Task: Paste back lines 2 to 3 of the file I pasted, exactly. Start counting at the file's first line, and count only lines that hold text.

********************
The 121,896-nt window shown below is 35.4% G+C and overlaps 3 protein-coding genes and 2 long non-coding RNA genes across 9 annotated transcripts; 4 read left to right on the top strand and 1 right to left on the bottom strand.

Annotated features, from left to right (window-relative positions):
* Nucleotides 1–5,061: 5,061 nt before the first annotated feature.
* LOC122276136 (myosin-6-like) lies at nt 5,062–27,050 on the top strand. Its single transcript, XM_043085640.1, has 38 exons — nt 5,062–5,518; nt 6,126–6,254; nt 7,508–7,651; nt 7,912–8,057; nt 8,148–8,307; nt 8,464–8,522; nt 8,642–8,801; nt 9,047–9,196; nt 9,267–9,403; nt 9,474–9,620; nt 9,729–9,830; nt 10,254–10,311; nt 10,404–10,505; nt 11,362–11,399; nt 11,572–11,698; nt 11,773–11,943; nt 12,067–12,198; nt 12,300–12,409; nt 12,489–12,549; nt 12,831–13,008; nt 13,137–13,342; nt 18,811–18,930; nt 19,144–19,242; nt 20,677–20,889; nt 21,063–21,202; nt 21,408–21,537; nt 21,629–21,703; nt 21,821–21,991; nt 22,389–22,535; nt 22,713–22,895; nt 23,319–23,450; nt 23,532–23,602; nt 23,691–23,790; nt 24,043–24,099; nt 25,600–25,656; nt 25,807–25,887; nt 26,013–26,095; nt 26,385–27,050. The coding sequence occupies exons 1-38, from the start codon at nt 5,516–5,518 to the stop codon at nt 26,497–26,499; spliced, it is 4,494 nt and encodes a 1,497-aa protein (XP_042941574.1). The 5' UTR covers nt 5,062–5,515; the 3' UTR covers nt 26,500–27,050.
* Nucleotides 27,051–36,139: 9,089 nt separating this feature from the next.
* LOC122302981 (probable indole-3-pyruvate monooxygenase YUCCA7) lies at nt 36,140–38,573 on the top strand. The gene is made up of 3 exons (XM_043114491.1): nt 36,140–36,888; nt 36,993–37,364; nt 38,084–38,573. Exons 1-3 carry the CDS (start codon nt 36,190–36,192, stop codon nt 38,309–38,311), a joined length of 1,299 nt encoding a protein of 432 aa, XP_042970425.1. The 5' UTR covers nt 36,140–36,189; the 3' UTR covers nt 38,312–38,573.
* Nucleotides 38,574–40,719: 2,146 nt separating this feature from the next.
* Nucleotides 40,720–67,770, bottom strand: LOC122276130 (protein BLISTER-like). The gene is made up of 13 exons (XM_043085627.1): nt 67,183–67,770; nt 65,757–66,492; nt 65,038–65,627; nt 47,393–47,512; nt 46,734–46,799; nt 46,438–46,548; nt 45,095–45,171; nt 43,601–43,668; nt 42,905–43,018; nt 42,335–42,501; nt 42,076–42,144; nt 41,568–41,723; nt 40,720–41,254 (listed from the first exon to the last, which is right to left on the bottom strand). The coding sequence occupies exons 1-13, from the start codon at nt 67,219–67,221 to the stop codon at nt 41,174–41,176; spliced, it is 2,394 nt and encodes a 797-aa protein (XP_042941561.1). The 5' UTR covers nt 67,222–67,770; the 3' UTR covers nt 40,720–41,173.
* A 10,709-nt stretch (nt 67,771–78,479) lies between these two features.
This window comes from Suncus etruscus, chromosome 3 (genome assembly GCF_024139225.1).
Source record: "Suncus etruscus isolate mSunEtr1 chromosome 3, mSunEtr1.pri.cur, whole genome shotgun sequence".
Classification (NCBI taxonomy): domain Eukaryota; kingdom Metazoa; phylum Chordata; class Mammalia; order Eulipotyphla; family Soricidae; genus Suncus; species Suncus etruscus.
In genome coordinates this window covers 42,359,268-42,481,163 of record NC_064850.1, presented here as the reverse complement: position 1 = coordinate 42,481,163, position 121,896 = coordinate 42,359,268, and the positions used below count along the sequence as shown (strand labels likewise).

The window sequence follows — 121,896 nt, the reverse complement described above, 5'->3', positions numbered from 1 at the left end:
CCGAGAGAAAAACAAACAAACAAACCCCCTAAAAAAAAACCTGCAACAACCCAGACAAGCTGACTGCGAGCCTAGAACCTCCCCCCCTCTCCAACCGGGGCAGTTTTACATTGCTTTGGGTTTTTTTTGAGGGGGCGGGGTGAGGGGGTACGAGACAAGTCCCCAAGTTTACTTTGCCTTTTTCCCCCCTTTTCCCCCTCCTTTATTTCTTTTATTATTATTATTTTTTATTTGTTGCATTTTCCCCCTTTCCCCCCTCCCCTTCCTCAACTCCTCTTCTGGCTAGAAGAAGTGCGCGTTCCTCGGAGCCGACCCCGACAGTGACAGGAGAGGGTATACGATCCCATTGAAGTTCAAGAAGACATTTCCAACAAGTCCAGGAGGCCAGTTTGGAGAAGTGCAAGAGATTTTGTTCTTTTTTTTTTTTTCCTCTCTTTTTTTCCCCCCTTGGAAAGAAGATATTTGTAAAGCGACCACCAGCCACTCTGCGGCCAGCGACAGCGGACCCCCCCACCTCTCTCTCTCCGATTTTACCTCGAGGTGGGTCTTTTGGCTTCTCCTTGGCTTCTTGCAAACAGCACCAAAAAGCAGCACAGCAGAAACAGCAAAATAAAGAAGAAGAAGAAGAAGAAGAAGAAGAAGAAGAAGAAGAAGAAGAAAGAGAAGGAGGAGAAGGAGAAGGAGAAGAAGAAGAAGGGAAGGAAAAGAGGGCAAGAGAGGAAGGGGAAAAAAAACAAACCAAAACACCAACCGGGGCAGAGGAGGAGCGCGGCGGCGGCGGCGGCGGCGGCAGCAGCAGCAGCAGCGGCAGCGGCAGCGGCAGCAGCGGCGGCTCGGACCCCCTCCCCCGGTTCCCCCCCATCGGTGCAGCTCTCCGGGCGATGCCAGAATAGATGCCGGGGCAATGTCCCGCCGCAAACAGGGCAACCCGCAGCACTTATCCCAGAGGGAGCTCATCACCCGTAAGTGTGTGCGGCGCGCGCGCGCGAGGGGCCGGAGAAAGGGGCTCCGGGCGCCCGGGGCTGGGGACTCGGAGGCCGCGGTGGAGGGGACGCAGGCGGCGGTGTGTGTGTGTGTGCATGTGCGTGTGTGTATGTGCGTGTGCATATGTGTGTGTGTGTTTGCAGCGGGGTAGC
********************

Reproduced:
Annotated features, from left to right (window-relative positions):
* Nucleotides 1–5,061: 5,061 nt before the first annotated feature.